Senior year starts exactly as expected, right up until the moment Rock Conway walks into journalism class and, well, rocks every girl in the room's world. Including Sarah’s. Sarah’s never been the dating type. But for Rock, she'd gladly leap overboard into the shark-infested dating waters at Northwest High (after all, maybe the sharks would mistake her beak for a dorsal fin). Who knew a love of literature could be so sexy on a guy?

Problem is, her best friend Kristen falls for him too. And Kristen is perfect. Perfect hair. Perfect teeth. Perfect nose. When Kristen and Rock stand next to each other it’s like the word “archetype” come to life. So when Kristen begs Sarah for help nabbing Rock, Sarah does the only thing a best friend can do: She agrees.

Now Sarah just has to teach Kristen about two thousand years of literature, give her a total culture transplant, and convince Rock that Kristen's as perfect for him as she looks. Even though Sarah knows in her heart of hearts he should be with her.

For someone so smart… what was she thinking?

I absolutely loved Lara’s voice and found her contemporary reboot of this timeless story incredibly fresh and appealing. I hope you’ll agree, and I look forward to hearing from you.

All best,

Holly

From Diane, Founder of Pitch U

What an incredibly strong query letter, yes?  Take some time to compare it to Lara’s original letter to Holly.  There are differences and similarities.  Which pieces do you personally like best?

You can learn a lot from understanding the changes and reasons for the changes.

Also, Holly mentions Lara’s beautiful voice.  We hear about needing a strong voice, but it’s often hard to describe exactly what a good/ strong/ beautiful/ exciting voice actually is.  Here’s an excerpt from Flawless for you to enjoy.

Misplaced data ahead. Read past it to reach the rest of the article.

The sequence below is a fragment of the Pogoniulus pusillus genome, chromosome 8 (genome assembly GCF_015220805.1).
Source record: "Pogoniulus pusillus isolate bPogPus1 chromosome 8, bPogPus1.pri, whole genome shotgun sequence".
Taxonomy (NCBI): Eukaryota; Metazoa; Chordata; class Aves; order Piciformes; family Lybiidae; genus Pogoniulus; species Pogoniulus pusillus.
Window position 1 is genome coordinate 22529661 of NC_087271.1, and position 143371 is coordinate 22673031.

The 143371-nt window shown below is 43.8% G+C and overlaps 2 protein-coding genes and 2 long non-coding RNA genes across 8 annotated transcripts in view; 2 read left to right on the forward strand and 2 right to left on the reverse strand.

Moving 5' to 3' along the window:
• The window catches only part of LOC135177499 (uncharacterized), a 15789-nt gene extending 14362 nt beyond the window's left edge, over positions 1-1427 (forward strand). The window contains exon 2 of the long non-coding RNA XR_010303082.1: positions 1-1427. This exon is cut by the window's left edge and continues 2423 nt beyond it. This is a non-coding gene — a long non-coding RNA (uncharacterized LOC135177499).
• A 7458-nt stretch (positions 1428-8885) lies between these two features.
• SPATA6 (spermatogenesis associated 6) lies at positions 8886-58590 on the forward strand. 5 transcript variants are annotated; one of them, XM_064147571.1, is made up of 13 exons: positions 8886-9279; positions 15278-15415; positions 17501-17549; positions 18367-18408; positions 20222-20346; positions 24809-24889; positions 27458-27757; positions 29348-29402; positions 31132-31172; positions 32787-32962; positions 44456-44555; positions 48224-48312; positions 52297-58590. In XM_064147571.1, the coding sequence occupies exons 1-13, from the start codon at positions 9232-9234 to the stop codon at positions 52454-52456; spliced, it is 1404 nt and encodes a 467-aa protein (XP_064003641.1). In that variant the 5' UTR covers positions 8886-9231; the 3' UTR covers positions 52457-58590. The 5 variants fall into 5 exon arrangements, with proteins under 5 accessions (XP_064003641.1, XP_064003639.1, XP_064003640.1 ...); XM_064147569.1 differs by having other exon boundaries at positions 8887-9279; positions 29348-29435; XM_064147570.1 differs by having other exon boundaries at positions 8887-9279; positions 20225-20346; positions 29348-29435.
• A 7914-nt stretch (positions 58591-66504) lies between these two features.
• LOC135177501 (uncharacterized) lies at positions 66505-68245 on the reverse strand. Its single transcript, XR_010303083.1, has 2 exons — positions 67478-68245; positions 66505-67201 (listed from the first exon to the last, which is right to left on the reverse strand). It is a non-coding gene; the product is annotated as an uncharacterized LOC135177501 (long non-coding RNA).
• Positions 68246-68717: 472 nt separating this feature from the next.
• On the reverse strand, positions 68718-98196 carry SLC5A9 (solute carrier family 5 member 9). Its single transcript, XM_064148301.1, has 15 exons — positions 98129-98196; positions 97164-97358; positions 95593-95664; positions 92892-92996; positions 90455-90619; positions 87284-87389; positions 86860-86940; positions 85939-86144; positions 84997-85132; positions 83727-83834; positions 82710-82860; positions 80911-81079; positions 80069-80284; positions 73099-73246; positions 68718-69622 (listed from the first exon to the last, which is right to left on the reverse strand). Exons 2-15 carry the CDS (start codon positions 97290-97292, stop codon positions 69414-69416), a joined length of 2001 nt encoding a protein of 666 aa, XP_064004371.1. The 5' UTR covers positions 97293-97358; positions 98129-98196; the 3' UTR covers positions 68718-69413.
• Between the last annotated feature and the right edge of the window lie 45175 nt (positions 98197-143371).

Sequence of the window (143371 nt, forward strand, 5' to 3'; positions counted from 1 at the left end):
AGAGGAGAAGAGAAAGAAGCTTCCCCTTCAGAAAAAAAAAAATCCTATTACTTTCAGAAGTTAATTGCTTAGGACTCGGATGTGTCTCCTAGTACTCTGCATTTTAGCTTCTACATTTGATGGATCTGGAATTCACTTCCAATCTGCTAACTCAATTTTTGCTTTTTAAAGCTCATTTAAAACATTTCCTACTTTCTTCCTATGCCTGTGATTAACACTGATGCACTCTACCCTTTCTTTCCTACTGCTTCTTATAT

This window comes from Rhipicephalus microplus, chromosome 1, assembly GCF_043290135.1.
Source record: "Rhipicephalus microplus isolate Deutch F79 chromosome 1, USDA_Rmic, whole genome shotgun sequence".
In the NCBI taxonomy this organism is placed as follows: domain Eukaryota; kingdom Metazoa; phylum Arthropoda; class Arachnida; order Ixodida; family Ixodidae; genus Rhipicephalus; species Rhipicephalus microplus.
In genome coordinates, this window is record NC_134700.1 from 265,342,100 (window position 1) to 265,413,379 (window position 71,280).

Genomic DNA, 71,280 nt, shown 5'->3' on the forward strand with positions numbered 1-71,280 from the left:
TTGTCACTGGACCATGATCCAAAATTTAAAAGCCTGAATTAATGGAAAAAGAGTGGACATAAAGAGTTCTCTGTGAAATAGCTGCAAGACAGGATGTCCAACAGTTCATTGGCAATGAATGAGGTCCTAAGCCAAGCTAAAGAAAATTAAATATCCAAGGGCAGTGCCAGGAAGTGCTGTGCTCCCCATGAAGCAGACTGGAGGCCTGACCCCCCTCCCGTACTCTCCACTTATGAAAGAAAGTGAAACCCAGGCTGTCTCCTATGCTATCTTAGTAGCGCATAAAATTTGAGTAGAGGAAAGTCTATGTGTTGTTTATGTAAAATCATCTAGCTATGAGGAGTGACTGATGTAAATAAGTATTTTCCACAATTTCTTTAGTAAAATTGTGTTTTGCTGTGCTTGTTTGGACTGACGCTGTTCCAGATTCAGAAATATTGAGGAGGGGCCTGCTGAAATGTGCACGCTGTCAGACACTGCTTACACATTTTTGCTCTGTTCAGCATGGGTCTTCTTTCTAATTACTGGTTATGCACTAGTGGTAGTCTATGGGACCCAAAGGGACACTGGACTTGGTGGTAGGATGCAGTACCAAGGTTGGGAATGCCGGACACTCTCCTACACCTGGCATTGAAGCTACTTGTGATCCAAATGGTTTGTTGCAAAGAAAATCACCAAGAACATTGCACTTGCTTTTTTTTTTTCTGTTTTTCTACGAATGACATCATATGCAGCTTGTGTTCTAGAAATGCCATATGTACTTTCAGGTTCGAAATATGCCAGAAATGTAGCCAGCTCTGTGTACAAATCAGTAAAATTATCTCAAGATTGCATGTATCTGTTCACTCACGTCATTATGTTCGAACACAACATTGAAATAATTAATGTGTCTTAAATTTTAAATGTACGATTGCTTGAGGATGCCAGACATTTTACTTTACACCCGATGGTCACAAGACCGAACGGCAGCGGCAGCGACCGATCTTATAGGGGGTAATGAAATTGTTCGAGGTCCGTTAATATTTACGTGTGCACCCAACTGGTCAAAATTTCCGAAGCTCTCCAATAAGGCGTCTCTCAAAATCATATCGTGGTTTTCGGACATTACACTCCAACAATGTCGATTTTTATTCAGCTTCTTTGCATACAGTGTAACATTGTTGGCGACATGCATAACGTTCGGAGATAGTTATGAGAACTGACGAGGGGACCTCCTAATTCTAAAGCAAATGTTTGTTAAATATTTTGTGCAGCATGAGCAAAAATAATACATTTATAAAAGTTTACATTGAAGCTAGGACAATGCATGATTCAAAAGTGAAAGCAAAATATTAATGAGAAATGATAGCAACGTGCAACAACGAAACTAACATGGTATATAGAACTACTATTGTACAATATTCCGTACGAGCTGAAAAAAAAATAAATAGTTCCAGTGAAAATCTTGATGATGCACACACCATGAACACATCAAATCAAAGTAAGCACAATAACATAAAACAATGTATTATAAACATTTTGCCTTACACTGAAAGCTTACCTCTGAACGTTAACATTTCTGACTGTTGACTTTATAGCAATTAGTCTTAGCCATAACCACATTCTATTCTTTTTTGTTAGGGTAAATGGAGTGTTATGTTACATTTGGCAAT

From FLAWLESS:

“Welcome to Northwest,” Sarah’s best friend purrs, her voice resonating with a hoarseness I’ve never heard. When’d she learn that? “I’m Kristen Gallagher, and this is my best friend Sarah Burke.”

He nods back at Kristen, a smitten smile spread across his face. “Rockford Conway. Everyone calls me Rock.”

I instantaneously think how much I’d love to be stuck between Rock and a hard place when he turns to acknowledge me. His gaze stops at the most obvious spot on my face.

Not my killer blue eyes.

Not my plump pouty lips.

Not even my precious little chin.

His eyes lock dead center on my face.

On my nose.

As he studies me silently, fire burns its way up my cheeks. There can be no doubt he’s taking in the beak-like quality I’ve learned to appreciate. Well, “appreciate” might be a stretch. You learn to appreciate fine art or classical music, and my nose is a long way from those things. I guess you could say I’ve learned to tolerate my nose.